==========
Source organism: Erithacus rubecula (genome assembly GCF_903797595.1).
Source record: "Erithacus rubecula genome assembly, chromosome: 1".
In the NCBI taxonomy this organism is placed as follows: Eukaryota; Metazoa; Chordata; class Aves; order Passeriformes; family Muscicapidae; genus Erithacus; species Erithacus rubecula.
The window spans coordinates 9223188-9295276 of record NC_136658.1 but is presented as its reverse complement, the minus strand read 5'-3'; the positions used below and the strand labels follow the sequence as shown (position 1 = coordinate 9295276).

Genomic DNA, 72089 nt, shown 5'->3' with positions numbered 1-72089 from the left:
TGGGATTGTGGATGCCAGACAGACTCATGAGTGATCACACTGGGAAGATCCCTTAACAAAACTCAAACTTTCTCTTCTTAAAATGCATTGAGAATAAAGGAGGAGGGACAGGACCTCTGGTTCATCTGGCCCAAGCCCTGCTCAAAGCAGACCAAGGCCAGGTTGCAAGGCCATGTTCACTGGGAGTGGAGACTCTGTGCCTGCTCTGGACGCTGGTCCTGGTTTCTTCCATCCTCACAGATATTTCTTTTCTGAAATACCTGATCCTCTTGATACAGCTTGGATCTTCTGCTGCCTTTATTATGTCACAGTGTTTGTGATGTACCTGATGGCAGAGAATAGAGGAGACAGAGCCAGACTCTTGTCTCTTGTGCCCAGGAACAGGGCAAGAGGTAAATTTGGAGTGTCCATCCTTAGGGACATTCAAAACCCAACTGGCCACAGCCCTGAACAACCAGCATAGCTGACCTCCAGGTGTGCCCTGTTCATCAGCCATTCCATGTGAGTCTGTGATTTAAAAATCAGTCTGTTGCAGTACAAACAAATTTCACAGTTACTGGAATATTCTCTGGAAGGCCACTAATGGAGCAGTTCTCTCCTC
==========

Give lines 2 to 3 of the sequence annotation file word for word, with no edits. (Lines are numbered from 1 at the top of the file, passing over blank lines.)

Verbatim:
Source record: "Erithacus rubecula genome assembly, chromosome: 1".
In the NCBI taxonomy this organism is placed as follows: Eukaryota; Metazoa; Chordata; class Aves; order Passeriformes; family Muscicapidae; genus Erithacus; species Erithacus rubecula.